As a coach, the primary purpose of my work is to help my clients reach their goals (no matter what they are). Actually, honestly, that is my ONLY goal. I have to help every individual who comes to me: First, to get clear about what do they truly want; second, analyze the most authentic ways, by which they can achieve their goals. Third, then help them take action to actually do the work. The latter is the toughest part but that’s what gets them the results.
Recently, while interacting with a potential client of mine, I realized that she was resisting everything in her life and making excuses to show why things aren’t working in any sphere. She was rapidly gaining weight, was unable to keep herself happy, didn’t want to go to work and kept blaming others, would always come late for any events and always have an excuse ready for any kind of situation. She started getting perceived as someone negative, ingenuine and dishonest too. She was becoming a holistic package of excuses. She was making excuses, thinking that she would be liked by someone else. She also felt that she will easily get by, without putting any effort into her work, personal life and even relationships. She couldn’t come to terms that her excuses weren’t taking her anywhere and were making her quite pessimistic. Eventually, making her feel that she wasn’t “good enough”.
We’ve all been in the above situation some time or another, have we not? We know that these excuses are nothing else but forms of resistance to change from our lizard brain. We somewhat start getting solace in our negatives. It is as though we don’t want to take owership. So we make an excuse for not being able to keep up with a diet because we might be sick; or not going to the gym, or an excuse for not completing a project you’d committed to; or an excuse for canceling a meetup; or just being late; or an excuse for not reaching your targets… you get the gist, right?
Excuses are largely a way of telling Continue reading “Excuses: Why do we make them… and aren’t we better than that?”
Throughout my late teens and early twenties, I felt like I was my saddest self. I often felt depressed, didn’t enjoy life, didn’t know how to have fun or even live in the moment. I was conflicted between the past and the future. It was as though being sad and unhappy was a better way to live. Sometimes, I would whine and complain… I felt moody, easily irritated, felt like crying often. I was neither fun, nor did I know the IDEA of fun. I felt like I didn’t have the permission to have a good time. I was anxious and not so productive, too. To add to it, my multi-aspirational and over-ambitious attitude didn’t really help. In fact, I was almost always overwhelmed, irritated and moody. Most of my reactions came from an emotional baggage of the past, however, it soon dawned upon me that if I didn’t take action now, I’d never change my situations.
A few years back, I took it upon myself to make a few conscious choices, to retrain my brain. It was years of baggage that I had to get rid of but I had to start somewhere, immediately. External factors play a huge role in shaping us. However, we can’t control the situations around us but only our own emotions.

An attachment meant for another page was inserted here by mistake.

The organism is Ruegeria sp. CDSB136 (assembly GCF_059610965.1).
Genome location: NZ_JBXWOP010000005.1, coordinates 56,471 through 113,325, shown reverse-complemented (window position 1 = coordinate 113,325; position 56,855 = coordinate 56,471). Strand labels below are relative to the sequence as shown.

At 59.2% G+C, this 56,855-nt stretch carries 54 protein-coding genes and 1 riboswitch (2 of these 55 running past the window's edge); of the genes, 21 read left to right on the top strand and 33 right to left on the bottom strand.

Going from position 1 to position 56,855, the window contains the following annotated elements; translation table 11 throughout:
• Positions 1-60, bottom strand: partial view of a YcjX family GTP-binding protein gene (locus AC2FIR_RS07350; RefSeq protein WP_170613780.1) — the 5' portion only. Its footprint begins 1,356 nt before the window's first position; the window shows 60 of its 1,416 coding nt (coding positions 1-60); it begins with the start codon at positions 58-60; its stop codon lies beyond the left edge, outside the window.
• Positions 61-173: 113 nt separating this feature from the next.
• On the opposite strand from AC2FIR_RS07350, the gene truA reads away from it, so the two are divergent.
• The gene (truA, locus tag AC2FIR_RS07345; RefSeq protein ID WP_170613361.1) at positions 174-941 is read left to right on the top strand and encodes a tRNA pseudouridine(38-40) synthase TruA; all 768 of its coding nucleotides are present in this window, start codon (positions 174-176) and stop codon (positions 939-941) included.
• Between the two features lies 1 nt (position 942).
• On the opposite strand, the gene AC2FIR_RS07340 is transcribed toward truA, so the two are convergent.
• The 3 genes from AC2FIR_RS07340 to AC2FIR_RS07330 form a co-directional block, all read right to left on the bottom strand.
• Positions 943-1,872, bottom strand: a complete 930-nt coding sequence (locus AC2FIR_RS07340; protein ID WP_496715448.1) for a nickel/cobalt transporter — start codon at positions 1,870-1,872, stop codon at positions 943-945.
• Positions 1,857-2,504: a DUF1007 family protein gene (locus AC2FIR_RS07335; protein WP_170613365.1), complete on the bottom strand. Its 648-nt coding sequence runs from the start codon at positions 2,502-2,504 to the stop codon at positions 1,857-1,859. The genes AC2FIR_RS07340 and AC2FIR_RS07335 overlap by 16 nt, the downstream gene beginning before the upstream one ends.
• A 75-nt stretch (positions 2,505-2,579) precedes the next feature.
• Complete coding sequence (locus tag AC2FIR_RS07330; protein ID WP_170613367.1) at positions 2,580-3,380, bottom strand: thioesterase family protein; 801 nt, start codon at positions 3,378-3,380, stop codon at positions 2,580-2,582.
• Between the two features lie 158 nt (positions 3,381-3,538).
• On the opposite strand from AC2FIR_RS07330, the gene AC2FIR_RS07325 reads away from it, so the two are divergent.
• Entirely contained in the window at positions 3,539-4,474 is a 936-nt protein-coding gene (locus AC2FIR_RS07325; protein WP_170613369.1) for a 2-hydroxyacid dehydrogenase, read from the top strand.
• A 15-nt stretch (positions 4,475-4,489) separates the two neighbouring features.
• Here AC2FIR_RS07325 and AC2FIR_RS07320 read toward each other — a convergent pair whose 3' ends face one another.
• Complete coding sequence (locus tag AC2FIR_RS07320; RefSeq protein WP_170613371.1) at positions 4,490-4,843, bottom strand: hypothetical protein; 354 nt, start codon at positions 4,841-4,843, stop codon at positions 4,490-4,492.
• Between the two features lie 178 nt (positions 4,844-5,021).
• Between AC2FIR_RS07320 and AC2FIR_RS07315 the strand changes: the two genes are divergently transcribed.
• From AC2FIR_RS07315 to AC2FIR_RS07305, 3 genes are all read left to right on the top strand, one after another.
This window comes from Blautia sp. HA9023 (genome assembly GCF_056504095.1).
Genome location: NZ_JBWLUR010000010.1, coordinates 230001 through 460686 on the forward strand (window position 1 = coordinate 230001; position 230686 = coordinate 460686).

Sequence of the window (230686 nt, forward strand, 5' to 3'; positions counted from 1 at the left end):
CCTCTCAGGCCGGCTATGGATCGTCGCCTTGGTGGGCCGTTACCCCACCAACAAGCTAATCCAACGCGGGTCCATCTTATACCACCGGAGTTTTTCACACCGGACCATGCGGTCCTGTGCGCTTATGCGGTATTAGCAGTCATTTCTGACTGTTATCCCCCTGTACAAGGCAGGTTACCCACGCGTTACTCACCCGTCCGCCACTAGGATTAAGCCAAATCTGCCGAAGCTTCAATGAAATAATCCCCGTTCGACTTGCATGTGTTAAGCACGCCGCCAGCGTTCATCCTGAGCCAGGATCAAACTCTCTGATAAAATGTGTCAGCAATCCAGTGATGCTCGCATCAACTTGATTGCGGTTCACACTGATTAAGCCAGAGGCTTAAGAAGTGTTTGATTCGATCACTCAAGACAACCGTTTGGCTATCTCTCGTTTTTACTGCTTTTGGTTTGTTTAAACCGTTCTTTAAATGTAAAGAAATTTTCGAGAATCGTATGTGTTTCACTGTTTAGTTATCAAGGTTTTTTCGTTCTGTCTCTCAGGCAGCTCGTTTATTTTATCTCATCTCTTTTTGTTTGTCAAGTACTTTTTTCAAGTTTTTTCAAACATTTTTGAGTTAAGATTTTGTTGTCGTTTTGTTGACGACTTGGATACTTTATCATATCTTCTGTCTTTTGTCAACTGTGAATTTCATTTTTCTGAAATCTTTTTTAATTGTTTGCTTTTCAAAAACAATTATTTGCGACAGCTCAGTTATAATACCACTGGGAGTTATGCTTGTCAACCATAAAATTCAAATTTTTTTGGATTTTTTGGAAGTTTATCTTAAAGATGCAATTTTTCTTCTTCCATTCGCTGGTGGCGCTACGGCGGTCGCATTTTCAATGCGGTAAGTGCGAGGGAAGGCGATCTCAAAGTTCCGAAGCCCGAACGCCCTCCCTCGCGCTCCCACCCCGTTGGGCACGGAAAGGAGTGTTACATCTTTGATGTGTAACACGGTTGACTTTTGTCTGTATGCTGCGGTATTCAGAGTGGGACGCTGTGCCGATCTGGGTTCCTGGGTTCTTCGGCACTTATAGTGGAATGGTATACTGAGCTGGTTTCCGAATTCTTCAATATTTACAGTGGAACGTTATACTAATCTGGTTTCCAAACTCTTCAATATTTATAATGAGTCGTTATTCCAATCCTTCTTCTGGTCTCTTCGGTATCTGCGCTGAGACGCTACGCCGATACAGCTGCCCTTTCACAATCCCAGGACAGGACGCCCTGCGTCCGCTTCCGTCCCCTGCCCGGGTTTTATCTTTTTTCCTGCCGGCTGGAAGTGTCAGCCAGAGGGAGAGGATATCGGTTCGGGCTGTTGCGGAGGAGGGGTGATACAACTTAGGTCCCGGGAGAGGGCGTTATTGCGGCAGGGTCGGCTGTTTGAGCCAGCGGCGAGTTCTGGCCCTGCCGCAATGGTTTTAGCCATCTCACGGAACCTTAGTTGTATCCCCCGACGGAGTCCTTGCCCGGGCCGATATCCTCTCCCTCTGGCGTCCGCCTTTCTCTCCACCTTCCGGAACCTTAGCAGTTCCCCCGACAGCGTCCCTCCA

What I can take charge of, right now, is my own situations. The smaller steps that I take today, can help me shape more positive environment. You know, they say, Continue reading “Actions that you can take NOW, to be your happiest self.”
The struggle is real! We’re either living in the past or the future. What happens NOW? It has been my personal journey to consciously choose to live every moment to the best of my ability. Trust me, it has not been easy for me. I’ve always been overly ambitious, multi-aspirational (while being good at all of them) and driven. But, I can say that this trait, even though seemed like a boon, was actually a bane. It constantly made me worry about my future, I never enjoyed the present moment and would more often ponder over my past mistakes. It isn’t the ideal life, right? As Steven Pressfield calls it, this behavior is just resistance showing up. It is a way to procrastinate the things that I wanted to do.
As mentioned in the last blog of mine, the impermanence of life hit me hard when my mother in law passed away. In that month, when I was in mourning, I still had professional (coaching and ID clients) and academic commitments (my ongoing doctorate). I didn’t feel like doing anything. I felt drained and literally had no energy or capacity to work. But I had no option! When things have to be done, they get done! The energy then comes from within, even if it means I need to stay up till 4 in the morning. It took me a while to understand that all I can do is live in the moment and churn out the things, one at a time.
So, when one of my clients asked me that how do I commit to tasks, stay true all that I do… still eat clean, still deliver the work and academic projects, stay calm in tough situations and genuinely commit to people… I knew I had to write this post!
One thing is for sure, it all seems tough until Continue reading “The art of committing to the present moment.”